What parents need to know
Parents Need to Know
Parents need to know that this sitcom's office setting provides the fodder for much of its mostly tasteful humor. Most storylines are harmless in nature, ranging from an anchorman's addiction to age-unknown sandwiches in the building's snack machine to a new complaint box that handles more than its share of employee gripes. Ongoing elements include office romances and sibling-like rivalry between co-workers. Overall, the show's ability to make interpersonal relationships so funny while sticking to largely non-controversial subject matter makes it a rare find -- so rare, in fact, that we're giving it an "on" rating despite some "pauses" in the content breakdown.
What's the story?
NEWSRADIO is set in the office of New York's (fictional) second-rated news radio station, WNYX, where eccentric station owner Jimmy James (Stephen Root) is a constant presence in the office but does very little real work. It's level-headed Dave Nelson (Dave Foley) who manages the often-unruly group and shoulders their many complaints while grasping at sanity with stolen moments of serenity behind his office door. The rest of the WNYX staff is an unlikely group of colleagues whose interpersonal relations are the basis for the show's comedy. Ambitious, type-A overachiever Lisa Miller (Maura Tierney) is the station's supervising producer; Matthew Brock is a lovably dense news reporter portrayed in Andy Dick's typical awkward, slow-witted fashion; and Dave's assistant Beth (Vicki Lewis) isn't the brightest bulb, with her halfhearted attempts at work and off-the-wall additions to conversations. In the anchor chairs are sassy Catherine Duke (Khandi Alexander) and egomaniac Bill McNeal (Phil Hartman), who maintain a fiercely competitive relationship (probably spurred by a previous affair). And cool guy Joe Garrelli (Fear Factor's Joe Rogan) is the station's engineer -- who usually handles technical problems with a whack of the wrench.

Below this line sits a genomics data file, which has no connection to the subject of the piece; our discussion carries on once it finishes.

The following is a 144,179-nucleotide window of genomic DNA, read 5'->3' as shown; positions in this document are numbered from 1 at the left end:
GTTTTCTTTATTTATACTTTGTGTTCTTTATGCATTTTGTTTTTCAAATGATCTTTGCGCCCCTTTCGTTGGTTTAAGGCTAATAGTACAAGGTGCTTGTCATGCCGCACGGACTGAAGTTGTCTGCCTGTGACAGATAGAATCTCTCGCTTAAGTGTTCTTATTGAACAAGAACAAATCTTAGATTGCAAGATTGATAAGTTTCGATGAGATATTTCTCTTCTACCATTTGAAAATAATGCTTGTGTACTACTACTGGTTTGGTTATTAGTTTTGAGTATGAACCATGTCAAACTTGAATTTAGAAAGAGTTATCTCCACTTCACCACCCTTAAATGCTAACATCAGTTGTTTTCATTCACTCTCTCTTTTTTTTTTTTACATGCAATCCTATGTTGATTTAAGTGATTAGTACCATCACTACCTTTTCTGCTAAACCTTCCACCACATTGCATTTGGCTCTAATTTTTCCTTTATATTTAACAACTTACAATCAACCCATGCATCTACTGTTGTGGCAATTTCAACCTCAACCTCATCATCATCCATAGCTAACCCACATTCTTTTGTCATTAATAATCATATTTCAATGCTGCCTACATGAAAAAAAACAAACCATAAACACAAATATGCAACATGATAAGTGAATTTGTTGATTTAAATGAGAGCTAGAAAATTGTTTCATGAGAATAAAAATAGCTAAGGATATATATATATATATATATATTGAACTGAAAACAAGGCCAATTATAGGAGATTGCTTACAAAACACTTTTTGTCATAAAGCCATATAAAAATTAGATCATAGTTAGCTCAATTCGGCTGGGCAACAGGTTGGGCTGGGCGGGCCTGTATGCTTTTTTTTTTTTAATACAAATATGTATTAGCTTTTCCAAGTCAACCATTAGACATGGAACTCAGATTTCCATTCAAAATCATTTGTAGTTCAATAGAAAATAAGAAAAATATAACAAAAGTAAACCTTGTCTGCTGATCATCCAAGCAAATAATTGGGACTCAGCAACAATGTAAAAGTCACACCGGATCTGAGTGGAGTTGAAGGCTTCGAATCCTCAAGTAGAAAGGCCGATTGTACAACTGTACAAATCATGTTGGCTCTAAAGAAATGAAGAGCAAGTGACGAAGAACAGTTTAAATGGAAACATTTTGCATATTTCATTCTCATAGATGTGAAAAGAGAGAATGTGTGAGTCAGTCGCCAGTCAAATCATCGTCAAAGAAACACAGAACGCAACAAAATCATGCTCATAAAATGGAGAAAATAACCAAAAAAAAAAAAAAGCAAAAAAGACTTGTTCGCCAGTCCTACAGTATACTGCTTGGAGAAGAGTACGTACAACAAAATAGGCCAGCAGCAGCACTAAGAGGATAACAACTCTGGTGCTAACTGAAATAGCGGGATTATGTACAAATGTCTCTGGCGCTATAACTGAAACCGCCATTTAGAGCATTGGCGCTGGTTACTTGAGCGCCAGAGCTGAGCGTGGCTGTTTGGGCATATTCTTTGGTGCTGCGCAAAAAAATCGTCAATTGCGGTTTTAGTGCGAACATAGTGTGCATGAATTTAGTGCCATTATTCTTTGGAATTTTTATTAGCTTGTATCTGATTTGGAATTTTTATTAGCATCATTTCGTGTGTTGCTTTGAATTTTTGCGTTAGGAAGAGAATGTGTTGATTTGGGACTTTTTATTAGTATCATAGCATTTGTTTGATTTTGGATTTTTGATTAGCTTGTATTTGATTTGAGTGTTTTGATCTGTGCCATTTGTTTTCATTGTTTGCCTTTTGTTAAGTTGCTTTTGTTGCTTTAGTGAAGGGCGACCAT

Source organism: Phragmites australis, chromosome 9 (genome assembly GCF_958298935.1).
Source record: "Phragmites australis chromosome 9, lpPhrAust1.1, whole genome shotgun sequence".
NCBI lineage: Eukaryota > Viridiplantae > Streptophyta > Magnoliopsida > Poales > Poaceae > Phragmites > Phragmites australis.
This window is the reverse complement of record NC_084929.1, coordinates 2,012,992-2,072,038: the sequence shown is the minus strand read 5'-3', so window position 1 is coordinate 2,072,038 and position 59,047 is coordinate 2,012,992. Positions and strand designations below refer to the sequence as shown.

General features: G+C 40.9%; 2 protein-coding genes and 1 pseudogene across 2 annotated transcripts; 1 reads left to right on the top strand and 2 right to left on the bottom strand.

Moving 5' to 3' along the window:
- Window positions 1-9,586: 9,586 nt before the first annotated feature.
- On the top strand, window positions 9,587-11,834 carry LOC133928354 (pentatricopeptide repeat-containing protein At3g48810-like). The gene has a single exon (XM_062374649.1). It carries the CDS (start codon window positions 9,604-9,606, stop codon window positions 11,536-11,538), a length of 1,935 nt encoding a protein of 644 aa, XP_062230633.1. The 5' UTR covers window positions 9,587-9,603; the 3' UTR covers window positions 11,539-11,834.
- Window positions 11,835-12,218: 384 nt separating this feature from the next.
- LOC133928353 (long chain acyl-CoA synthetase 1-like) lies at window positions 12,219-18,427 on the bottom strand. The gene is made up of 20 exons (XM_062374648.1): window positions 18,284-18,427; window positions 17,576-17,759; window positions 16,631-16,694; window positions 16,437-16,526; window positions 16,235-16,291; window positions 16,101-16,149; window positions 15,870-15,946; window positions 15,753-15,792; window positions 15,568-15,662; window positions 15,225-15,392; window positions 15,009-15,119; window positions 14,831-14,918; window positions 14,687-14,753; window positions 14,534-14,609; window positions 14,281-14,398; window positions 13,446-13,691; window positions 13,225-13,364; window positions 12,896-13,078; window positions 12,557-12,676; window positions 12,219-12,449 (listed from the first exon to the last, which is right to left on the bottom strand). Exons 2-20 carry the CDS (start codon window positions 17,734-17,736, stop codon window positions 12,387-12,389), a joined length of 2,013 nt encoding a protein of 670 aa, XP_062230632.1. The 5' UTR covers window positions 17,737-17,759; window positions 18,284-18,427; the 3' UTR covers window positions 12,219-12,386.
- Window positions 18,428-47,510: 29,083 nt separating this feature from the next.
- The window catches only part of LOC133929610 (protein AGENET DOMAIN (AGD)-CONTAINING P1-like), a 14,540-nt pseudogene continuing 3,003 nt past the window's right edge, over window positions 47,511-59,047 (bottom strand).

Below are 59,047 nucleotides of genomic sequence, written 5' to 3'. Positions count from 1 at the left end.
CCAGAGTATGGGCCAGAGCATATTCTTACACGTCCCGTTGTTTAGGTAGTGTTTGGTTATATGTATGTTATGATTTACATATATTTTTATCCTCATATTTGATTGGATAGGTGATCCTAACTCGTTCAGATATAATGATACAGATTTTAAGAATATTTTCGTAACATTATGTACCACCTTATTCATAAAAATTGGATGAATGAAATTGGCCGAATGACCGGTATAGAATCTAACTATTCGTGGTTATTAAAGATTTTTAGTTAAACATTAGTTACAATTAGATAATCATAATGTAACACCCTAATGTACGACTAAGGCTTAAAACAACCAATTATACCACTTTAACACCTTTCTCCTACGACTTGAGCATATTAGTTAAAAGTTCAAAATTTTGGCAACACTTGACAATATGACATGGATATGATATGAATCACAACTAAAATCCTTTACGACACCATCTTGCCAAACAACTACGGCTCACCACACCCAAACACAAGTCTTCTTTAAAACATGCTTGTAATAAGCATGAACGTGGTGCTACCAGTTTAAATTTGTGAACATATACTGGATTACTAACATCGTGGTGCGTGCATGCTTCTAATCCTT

Is it any good?
NewsRadio benefits from thoughtful casting, an extremely talented cast, and sharp writing that plays to the actors' strengths and promotes the banter and sarcastic exchanges that keep the laughs coming. The show's humorous take on office politics will appeal to adults, and the mostly innocent topics make it a fine choice for families with older tweens and young teens to enjoy together. Some episodes border on the absurd thanks to locale changes (pretending the station is in space or aboard the Titanic, for example) or outlandish storylines (like Mr. James taking on a Ross Perot persona and running for president). But somehow it works with this group.
Families can talk about...
Families can talk about forging relationships with someone very different from you. In what situations could you be forced to work side by side with someone who's entirely your opposite? How do you relate to someone with whom you have little in common? Families can also discuss the specific episodes. How did the characters handle the problems in this episode? How might you have handled them differently?